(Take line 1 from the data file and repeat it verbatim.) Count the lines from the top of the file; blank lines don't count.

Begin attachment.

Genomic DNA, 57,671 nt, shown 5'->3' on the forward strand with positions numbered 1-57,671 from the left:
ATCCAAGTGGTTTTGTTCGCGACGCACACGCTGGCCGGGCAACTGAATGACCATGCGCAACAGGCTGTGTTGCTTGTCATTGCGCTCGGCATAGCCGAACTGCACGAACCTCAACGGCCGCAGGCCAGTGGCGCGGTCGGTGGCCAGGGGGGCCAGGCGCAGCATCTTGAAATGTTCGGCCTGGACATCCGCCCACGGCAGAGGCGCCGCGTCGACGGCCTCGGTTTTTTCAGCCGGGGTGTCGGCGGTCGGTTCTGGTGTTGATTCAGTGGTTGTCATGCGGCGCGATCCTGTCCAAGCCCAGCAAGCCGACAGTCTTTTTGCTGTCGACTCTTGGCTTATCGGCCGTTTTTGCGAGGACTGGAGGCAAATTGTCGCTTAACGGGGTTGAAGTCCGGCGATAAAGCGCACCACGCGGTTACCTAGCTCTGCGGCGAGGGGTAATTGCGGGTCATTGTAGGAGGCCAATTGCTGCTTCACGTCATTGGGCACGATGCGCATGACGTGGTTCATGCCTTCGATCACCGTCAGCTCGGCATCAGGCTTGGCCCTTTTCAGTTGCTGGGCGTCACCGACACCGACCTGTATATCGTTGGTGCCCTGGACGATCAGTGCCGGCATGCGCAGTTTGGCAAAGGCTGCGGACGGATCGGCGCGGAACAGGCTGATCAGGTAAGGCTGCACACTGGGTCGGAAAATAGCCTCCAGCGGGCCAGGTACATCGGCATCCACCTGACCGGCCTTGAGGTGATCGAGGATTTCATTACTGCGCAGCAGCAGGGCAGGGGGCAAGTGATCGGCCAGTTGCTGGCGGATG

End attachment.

Genomic DNA, 57,671 nt, shown 5'->3' on the forward strand with positions numbered 1-57,671 from the left: